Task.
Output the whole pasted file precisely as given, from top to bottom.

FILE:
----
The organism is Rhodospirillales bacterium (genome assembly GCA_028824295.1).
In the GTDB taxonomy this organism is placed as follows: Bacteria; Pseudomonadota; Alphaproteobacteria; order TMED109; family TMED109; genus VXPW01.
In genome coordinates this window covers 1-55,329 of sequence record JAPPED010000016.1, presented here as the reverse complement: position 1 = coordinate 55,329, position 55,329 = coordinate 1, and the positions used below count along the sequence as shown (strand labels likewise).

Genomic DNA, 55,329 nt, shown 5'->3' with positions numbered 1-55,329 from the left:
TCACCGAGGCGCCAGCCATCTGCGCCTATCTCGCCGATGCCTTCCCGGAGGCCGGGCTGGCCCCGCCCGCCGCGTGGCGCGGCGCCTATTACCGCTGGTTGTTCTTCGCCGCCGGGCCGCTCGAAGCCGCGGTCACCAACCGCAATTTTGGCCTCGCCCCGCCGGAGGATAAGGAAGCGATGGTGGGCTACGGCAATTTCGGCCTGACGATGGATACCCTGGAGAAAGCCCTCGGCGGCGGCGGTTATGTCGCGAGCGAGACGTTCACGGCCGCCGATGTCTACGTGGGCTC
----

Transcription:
The organism is Rhodospirillales bacterium (genome assembly GCA_028824295.1).
In the GTDB taxonomy this organism is placed as follows: Bacteria; Pseudomonadota; Alphaproteobacteria; order TMED109; family TMED109; genus VXPW01.
In genome coordinates this window covers 1-55,329 of sequence record JAPPED010000016.1, presented here as the reverse complement: position 1 = coordinate 55,329, position 55,329 = coordinate 1, and the positions used below count along the sequence as shown (strand labels likewise).

Genomic DNA, 55,329 nt, shown 5'->3' with positions numbered 1-55,329 from the left:
TCACCGAGGCGCCAGCCATCTGCGCCTATCTCGCCGATGCCTTCCCGGAGGCCGGGCTGGCCCCGCCCGCCGCGTGGCGCGGCGCCTATTACCGCTGGTTGTTCTTCGCCGCCGGGCCGCTCGAAGCCGCGGTCACCAACCGCAATTTTGGCCTCGCCCCGCCGGAGGATAAGGAAGCGATGGTGGGCTACGGCAATTTCGGCCTGACGATGGATACCCTGGAGAAAGCCCTCGGCGGCGGCGGTTATGTCGCGAGCGAGACGTTCACGGCCGCCGATGTCTACGTGGGCTC